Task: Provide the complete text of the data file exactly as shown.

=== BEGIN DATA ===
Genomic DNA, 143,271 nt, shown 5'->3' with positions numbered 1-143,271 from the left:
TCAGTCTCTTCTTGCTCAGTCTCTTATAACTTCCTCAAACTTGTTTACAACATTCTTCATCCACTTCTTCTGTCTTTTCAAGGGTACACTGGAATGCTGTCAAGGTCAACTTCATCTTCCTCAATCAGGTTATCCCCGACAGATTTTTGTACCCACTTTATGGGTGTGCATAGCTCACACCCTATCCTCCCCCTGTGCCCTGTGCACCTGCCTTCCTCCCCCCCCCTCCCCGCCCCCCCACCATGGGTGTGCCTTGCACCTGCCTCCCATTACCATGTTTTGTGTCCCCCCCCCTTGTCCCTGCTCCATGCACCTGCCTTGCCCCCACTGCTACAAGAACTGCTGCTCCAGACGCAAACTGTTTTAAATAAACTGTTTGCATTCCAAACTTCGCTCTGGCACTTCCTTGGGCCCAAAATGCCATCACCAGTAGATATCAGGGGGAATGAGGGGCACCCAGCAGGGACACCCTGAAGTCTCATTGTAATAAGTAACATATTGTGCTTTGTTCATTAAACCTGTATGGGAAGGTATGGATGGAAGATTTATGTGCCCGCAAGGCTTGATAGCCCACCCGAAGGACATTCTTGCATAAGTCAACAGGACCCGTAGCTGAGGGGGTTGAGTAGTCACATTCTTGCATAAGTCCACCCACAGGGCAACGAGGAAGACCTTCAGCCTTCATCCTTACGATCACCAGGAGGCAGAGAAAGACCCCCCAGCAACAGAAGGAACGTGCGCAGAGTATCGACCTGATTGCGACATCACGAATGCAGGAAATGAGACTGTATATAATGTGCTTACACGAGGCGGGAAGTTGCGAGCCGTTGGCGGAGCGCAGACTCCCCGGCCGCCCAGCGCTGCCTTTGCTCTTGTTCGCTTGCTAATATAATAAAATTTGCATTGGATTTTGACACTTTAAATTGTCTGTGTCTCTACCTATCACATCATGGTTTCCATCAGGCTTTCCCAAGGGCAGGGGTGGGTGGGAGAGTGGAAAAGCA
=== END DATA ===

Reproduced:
Genomic DNA, 143,271 nt, shown 5'->3' with positions numbered 1-143,271 from the left:
TCAGTCTCTTCTTGCTCAGTCTCTTATAACTTCCTCAAACTTGTTTACAACATTCTTCATCCACTTCTTCTGTCTTTTCAAGGGTACACTGGAATGCTGTCAAGGTCAACTTCATCTTCCTCAATCAGGTTATCCCCGACAGATTTTTGTACCCACTTTATGGGTGTGCATAGCTCACACCCTATCCTCCCCCTGTGCCCTGTGCACCTGCCTTCCTCCCCCCCCCTCCCCGCCCCCCCACCATGGGTGTGCCTTGCACCTGCCTCCCATTACCATGTTTTGTGTCCCCCCCCCTTGTCCCTGCTCCATGCACCTGCCTTGCCCCCACTGCTACAAGAACTGCTGCTCCAGACGCAAACTGTTTTAAATAAACTGTTTGCATTCCAAACTTCGCTCTGGCACTTCCTTGGGCCCAAAATGCCATCACCAGTAGATATCAGGGGGAATGAGGGGCACCCAGCAGGGACACCCTGAAGTCTCATTGTAATAAGTAACATATTGTGCTTTGTTCATTAAACCTGTATGGGAAGGTATGGATGGAAGATTTATGTGCCCGCAAGGCTTGATAGCCCACCCGAAGGACATTCTTGCATAAGTCAACAGGACCCGTAGCTGAGGGGGTTGAGTAGTCACATTCTTGCATAAGTCCACCCACAGGGCAACGAGGAAGACCTTCAGCCTTCATCCTTACGATCACCAGGAGGCAGAGAAAGACCCCCCAGCAACAGAAGGAACGTGCGCAGAGTATCGACCTGATTGCGACATCACGAATGCAGGAAATGAGACTGTATATAATGTGCTTACACGAGGCGGGAAGTTGCGAGCCGTTGGCGGAGCGCAGACTCCCCGGCCGCCCAGCGCTGCCTTTGCTCTTGTTCGCTTGCTAATATAATAAAATTTGCATTGGATTTTGACACTTTAAATTGTCTGTGTCTCTACCTATCACATCATGGTTTCCATCAGGCTTTCCCAAGGGCAGGGGTGGGTGGGAGAGTGGAAAAGCA